City Assembly may disband Women's Council

Posted: Wednesday, August 07, 2002

The Juneau Assembly might disband the Juneau Women's Council because of a lack of applications, but members say local women still have issues that need attention.

The nine-member women's council has four vacancies and lacks a quorum to meet, according to Deputy City Clerk Beth McEwen.

The council's purpose is to advise the Assembly on issues pertaining to the status of women, with particular emphasis on methods of improving opportunities for women.

August 1999 was the last time all nine seats were filled and the city hasn't received any applications from people interested in serving on the council since April. Membership is open to men and women.

Assembly member Don Etheridge, who heads a committee that oversees appointments to 30 city boards and commissions, said the Assembly isn't looking forward to disbanding the women's council, but doesn't have much choice without a quorum.

A public hearing on an ordinance to dissolve the council is scheduled for the next regular Assembly meeting, at 7 p.m. Aug. 19 in Assembly chambers.

"If we had enough people show some interest, we could vote down the ordinance and re-establish the committee," Etheridge said. "We've been working on it for three years, trying to get people to show some interest, and it's just not there."

The council was established in 1985 through an ordinance presented by former Mayor Fran Ulmer and then-Assembly members Kay Diebels and Rosalee Walker.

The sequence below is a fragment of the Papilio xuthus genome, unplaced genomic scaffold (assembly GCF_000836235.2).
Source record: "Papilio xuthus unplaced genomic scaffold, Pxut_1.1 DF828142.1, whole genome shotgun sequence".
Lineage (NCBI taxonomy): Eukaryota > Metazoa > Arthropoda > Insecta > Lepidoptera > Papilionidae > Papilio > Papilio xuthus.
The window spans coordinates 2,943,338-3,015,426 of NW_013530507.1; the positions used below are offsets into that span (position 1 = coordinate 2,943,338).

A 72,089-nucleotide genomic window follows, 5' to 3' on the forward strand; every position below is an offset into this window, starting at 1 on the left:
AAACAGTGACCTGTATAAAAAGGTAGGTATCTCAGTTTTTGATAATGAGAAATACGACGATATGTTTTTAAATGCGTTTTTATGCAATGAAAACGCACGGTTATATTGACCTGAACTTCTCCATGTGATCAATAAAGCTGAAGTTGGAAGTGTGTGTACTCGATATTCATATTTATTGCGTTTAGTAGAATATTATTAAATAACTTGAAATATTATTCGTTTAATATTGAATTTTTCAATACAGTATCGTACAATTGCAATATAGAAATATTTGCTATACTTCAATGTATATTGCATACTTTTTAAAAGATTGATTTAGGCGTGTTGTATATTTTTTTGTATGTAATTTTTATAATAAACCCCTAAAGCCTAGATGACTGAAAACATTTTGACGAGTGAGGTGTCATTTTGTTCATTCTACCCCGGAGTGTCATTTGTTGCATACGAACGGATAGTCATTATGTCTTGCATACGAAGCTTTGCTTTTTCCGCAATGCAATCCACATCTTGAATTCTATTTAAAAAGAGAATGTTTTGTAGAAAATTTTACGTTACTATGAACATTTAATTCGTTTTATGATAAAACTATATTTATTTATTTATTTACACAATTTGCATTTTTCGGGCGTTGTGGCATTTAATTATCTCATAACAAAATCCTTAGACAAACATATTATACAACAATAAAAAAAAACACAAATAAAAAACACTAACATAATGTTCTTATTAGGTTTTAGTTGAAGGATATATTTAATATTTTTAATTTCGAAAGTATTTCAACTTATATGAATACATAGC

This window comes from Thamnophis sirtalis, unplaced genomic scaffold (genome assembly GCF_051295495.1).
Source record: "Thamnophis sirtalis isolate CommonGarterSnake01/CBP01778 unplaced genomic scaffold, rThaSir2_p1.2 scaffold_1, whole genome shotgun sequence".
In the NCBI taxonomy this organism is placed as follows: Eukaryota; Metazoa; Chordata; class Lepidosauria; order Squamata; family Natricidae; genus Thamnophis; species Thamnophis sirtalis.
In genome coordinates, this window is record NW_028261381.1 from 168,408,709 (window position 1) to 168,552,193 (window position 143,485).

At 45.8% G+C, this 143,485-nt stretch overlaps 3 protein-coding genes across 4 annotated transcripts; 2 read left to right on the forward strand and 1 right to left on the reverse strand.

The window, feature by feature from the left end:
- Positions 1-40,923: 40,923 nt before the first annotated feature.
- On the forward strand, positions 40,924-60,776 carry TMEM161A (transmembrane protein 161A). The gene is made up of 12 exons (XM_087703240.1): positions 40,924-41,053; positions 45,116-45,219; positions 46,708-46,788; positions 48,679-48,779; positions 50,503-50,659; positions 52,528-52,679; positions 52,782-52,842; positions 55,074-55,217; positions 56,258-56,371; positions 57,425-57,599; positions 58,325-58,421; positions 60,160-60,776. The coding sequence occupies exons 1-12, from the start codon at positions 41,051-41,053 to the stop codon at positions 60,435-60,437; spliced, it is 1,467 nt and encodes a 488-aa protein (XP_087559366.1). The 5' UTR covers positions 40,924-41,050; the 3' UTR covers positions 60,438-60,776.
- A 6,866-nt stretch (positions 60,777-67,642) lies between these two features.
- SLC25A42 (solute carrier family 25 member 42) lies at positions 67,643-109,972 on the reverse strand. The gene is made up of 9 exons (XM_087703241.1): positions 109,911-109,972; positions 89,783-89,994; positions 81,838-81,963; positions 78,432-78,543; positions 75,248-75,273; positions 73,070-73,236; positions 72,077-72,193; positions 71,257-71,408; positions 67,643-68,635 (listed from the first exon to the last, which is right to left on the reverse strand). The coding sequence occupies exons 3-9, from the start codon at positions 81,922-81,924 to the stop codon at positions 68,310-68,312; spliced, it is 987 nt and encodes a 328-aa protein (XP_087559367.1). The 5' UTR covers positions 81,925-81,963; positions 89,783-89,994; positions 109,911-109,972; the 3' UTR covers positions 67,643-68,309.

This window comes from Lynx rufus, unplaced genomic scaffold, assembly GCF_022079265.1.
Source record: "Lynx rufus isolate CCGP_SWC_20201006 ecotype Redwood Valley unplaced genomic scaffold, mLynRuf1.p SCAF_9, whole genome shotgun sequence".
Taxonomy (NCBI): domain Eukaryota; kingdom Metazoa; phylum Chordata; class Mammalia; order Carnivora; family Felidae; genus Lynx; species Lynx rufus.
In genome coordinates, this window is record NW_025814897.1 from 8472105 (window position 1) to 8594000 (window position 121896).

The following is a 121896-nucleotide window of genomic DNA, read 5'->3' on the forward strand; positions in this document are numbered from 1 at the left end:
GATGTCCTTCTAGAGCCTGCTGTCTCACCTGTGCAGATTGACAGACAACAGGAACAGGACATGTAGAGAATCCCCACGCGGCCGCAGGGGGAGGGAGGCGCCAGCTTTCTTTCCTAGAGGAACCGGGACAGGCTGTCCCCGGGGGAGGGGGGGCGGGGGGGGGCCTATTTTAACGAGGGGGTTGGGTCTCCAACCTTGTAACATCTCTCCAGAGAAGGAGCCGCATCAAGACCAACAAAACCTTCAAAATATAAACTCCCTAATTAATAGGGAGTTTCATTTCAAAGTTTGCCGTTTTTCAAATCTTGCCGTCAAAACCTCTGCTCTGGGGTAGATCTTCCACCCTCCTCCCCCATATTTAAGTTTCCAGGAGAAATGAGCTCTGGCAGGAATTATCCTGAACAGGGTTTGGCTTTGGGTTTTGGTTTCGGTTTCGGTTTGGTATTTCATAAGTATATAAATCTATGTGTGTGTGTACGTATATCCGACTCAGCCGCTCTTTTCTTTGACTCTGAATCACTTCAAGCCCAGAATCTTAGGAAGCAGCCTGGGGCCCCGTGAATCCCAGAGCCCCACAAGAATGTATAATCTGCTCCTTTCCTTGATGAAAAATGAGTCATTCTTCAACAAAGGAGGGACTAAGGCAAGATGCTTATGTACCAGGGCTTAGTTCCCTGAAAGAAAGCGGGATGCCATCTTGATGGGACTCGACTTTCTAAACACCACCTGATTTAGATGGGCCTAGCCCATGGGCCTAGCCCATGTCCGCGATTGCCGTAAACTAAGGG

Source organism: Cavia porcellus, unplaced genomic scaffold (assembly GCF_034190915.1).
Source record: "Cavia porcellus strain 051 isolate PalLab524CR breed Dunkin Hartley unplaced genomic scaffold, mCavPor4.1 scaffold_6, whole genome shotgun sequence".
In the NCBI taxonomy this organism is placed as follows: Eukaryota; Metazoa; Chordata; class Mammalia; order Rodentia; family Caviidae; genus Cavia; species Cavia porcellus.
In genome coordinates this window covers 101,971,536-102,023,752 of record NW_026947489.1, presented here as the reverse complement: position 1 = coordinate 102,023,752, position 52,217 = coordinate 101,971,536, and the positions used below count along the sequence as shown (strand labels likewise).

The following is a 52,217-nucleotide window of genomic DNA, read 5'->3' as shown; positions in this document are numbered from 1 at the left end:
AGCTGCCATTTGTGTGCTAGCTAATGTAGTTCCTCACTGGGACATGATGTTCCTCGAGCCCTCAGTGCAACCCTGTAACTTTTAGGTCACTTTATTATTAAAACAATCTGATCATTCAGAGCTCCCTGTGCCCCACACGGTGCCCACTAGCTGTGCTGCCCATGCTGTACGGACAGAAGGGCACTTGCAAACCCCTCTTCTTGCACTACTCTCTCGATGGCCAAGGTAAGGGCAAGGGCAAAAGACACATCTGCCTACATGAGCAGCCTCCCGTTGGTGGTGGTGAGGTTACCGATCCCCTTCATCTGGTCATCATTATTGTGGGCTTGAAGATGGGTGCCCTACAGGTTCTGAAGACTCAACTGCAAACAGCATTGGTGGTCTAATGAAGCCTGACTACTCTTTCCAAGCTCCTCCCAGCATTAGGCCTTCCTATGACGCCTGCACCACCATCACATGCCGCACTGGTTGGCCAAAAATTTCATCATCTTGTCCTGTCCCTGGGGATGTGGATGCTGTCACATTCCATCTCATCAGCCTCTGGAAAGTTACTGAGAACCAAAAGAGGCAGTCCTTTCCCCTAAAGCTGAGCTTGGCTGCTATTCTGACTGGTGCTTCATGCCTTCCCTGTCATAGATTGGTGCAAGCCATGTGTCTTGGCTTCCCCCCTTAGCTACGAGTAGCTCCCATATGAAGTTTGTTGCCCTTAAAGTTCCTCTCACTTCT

Women's Council member Mary Lou Spartz said the panel has no budget and members felt they had very little visibility with the Assembly. While there has been a lack of response to open seats, Spartz said she doesn't think there's a lack of interest or issues.

"I think leadership was a problem and recognition was a problem, and I also think that just like everything else, women's lives are changing," she said. "I think the problem is like so many organizations - we're volunteers and we no longer have the kind of pool of people to pull from that we once did. People's lives are busy and very demanding."

Equal pay, domestic violence and safety are among the issues that affect local women, Spartz said. She'd like to see the council continue, she said.

"It isn't a lack of problems we're facing or a lack of woman power, as it's been pointed out, but obviously we're not doing something right," she said.

In recent years, the council's main focus has been coordinating Women's History Month and planning the Women's Annual Volunteer Achievements Awards ceremony. Members also coordinated a lecture series that brought women in nontraditional careers to local schools to speak with students, former member Eleanor Vinson said.

"There was wonderful cooperation from the Alaska State Troopers, the Coast Guard and FBI agents," she said. "That was the neatest thing I was involved in, that so many people were willing to put in so much time to help junior high school students expand their horizon."

But Vinson said the council didn't have clear direction and had trouble finding people with time to serve.

"There are only so many people willing to put in time for a volunteer group, and they're members of other groups already," she said.

The problem isn't isolated to the Juneau Women's Council, Etheridge said.

"We have many different boards and committees we don't have a full group on," he said. "Outside of the Harbor Board, the Airport Board, the Planning Commission, you just about have to drag them in to participate in some of these issues."

A complete list of vacancies and applications are available on the city's Web site at or from the city clerk's office.

"If they're interested, I'll even mail them one," Etheridge said.

Joanna Markell can be reached at

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